For newcomers

At the bottom of each post there is the word "comments". If you click on it you will see comments made by followers, and if you follow the instructions you may also comment and I always welcome that. I have found many people overlook this part of the blog which is often more interesting than the original post!


Saturday, 19 September 2015

Boston to Barmouth - day 14

Saturday 19th September - Brockton to Welshpool

Yesterday took a lot out of me. The terrain was more hilly and a lot of time consuming navigation was required ending up with a later arrival than anticipated at the beginning of the day. It was also very hot, and the final frustration in the heat was mentally and physically tiring, but something always turns up, and of course there is always the tent...

This morning I had a "continental" breakfast to beat their 8:30 standard breakfast time. The girl who sorted my bill was unaware of my tale of woe from last night and she took pity by offering to drive me the one and a half miles back to "1 out of 4 Brockton". I had worked out a contingency plan and was glad I didn't have to use it.

From Brockton it was an unrelenting four kilometre climb on a narrow hardly used cul-de-sac Tarmac lane gaining 215m. I took that so steady: one hour and twenty minutes. The continuation as a field path still kept climbing.

After that there was tricky navigation and one gate fixed with twisted barbed wire which I dextrously unentangled. At some point I hooked up with Offa's Dyke path and then descended very steeply to Welshpool. Well, at least I have made it to Wales.

The Royal Oak Hotel, Weslshpool is the best of British traditional hotel stock, charging appropriately. A bit of negotiating got the initial quote for B&B down by £29, I'm not saying what the actual price was.

I've just had an avocado and prawn "tian". It was a superb creation. I asked the head honcho what tian meant. "Well, it means layered. A Chef's word" he brushed off in jocular fashion. The creation was superb, and for that the chef is entitled to call it what he wants. Gayle may have been dismayed, it was served on a piece of slate.

Now I've just finished his steak and ale pie. It came with chips prepared with skill, and an individual pie, not in a dish, so no nonsense deciding how to extricate it all, and with a perfect totally enclosed shortcut pastry, and balanced taste. Also a little boat of proper gravy to dip the chips in if you want, and a little accompaniment of water cress. This is a thinking chef.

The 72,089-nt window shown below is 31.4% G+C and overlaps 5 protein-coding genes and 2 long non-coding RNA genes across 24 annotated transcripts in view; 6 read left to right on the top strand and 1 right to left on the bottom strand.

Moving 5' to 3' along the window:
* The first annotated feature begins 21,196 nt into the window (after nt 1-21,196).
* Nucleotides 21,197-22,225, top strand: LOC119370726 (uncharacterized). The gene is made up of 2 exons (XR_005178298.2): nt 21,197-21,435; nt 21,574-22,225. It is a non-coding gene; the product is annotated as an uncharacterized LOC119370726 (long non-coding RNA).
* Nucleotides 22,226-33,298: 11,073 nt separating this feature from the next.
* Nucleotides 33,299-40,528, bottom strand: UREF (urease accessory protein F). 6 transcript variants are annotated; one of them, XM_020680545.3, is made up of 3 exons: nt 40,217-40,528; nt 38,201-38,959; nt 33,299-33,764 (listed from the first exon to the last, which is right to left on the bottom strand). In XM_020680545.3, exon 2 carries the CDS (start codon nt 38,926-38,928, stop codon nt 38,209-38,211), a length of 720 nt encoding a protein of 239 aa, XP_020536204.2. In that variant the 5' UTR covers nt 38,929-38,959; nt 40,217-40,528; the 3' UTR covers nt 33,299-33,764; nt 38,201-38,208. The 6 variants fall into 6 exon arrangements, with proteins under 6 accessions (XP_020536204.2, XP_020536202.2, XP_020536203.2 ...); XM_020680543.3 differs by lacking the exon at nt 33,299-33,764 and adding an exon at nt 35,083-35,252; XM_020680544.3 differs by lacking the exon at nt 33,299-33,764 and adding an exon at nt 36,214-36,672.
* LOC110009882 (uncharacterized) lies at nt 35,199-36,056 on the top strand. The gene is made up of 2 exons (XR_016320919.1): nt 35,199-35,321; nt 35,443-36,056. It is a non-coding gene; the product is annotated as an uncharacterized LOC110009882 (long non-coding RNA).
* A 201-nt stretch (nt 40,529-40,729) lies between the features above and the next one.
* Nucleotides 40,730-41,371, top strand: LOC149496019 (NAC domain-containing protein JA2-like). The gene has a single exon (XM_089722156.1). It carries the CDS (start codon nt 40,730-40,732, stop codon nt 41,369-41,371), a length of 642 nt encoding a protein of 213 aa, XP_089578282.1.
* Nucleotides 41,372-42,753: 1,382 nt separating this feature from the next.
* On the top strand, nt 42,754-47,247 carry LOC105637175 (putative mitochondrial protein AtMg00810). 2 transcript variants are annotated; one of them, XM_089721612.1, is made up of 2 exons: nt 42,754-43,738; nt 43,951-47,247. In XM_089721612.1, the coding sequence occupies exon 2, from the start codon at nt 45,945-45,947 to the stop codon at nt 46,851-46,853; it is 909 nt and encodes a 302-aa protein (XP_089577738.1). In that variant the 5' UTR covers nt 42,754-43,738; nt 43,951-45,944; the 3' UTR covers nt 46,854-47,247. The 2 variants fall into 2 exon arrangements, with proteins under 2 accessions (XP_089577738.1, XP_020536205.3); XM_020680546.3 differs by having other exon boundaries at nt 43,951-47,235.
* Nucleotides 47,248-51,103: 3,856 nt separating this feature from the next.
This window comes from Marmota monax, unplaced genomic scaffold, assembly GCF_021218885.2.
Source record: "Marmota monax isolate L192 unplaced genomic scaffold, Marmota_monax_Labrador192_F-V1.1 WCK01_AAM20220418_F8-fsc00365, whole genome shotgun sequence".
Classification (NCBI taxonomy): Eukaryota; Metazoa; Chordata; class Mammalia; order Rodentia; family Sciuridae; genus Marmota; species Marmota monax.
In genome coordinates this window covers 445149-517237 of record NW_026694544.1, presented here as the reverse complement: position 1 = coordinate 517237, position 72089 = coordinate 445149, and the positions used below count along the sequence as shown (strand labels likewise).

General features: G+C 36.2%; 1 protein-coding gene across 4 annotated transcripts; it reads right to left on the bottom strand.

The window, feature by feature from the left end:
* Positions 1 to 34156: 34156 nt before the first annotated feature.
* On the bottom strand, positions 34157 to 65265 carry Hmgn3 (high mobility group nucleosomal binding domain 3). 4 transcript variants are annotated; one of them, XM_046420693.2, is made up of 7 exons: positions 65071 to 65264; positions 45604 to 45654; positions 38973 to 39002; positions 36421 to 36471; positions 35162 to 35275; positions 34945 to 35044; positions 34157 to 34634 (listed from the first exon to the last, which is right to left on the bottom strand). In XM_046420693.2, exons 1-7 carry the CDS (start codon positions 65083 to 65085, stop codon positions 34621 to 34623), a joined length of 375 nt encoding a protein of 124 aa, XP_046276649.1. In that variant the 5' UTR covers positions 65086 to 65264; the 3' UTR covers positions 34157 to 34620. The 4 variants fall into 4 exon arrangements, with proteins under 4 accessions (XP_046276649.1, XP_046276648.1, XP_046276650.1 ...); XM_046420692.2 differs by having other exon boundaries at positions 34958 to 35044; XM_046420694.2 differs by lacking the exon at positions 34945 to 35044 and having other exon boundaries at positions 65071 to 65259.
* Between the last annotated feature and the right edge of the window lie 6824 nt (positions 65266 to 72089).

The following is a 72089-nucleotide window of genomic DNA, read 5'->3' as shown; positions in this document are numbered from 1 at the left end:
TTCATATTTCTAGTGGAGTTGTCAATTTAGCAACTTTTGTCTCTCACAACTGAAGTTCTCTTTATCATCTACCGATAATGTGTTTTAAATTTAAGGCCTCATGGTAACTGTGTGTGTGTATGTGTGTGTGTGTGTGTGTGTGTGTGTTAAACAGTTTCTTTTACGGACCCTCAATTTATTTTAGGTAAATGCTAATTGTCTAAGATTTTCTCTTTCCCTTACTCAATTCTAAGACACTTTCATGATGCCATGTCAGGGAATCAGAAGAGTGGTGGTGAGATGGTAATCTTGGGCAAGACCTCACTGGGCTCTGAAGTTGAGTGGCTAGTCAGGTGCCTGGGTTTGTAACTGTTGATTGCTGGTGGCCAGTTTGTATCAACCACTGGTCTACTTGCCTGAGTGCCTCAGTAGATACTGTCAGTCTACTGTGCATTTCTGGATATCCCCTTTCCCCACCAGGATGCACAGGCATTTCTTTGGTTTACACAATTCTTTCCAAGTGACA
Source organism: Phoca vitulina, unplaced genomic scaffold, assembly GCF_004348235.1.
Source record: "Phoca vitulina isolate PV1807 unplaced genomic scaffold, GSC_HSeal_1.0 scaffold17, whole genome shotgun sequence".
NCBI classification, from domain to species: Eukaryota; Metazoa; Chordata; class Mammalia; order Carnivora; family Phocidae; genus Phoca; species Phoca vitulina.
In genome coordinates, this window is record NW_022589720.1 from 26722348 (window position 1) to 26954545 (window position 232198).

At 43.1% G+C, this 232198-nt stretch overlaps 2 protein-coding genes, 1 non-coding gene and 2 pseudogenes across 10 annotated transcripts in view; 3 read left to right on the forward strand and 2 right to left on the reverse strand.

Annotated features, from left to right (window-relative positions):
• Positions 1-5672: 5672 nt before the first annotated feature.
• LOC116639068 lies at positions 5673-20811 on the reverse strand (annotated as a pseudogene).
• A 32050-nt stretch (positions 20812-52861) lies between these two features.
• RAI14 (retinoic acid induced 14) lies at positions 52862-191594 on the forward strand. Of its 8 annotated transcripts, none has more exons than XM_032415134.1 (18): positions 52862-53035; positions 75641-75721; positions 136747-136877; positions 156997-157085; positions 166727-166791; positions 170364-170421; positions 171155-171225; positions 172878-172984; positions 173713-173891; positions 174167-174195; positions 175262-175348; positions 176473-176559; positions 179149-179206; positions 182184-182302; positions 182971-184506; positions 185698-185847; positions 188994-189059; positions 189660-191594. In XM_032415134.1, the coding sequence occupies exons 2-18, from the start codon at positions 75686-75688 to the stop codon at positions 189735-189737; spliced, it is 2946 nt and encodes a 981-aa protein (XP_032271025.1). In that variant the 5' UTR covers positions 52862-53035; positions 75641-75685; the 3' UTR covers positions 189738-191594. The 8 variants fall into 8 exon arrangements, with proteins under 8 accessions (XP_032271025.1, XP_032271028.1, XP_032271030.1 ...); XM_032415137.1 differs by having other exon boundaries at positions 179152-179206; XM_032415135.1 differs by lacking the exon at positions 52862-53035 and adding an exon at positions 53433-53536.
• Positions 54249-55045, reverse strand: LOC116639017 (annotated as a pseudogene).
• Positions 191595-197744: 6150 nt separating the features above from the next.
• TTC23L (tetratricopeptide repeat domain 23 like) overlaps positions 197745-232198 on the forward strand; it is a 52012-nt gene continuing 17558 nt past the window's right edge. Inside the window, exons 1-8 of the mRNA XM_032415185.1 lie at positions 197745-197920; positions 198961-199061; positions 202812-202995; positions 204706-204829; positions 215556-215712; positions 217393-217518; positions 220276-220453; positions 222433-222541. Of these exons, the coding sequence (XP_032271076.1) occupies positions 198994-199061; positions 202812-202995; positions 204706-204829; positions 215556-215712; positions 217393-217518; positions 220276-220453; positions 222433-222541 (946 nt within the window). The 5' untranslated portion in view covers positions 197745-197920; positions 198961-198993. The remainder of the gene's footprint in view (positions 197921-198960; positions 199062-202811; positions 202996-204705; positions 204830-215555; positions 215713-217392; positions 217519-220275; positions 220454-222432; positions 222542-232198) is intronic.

Now for Bara Brith: I discovered this Welsh version of fruit cake on my Welsh boundary walk. I feel a bit guilty at tonight's extravagance, but have just decided that it is my mandatory celebration of my return to Wales.

I'm signing off now.


- Posted using BlogPress from my iPad


Gayle said...

Did you know that passed within 100m of the top of another Marilyn today: Beacon Ring? We did that one in snow; I think it was last December. I imagine it looked a little different today.

I'm pleased to report that our evening meal tonight was served not on a piece of roofing material, but in a perfectly appropriate bowl (even if it was made of plastic, as we're still in Colin).

Roderick Robinson said...

Gradually, perhaps not so gradually, the image of a crusty old man, defective in mind as well as in body, is replacing its precursor who believed that facts alone (often numerical) were all that mattered. And your accounts now live.

However you are deluded on the subject of meat pies. Individual pies have a serious inherent defect - compared with a slice from a larger pie, the ratio of pastry-to-content in an individual pie is automatically less favourable.

There seems to be a difference of opinion on "tian". One view is: "one of the oldest Chinese terms for heaven and a key concept in Chinese mythology, philosophy, and religion." On the basis that heaven can be regarded as the layer above, your waiter's explanation may just squeeze by.

However, and rather more boring, we have: "A tian is an earthenware vessel of Provence used both for cooking and serving. It is also the name of the dish prepared in it and baked in an oven. The classic vessel is a truncated cone, flattened at the base and flaring outward to a wide rim."

Your next question must obviously be concerned with truncated cones.

Anonymous said...

Gayle - I hadn't realised it was an M. I did by-pass the hill fort and walked past the mast. I don't suppose I can count it, but it would be easy enough to do again from the road. Judging so far by the place I'm in tonight I think my meal may be served on a mediaeval wooden platter.


RR - ah! But the quality of that pastry...

After tonight's meal (see above reply) I may be asking you to translate dark-ages food terms - groats springs to mind.

Sir Hugh said...

Anonymous is me Sir Hugh dammit - this Captcha thing is stupid.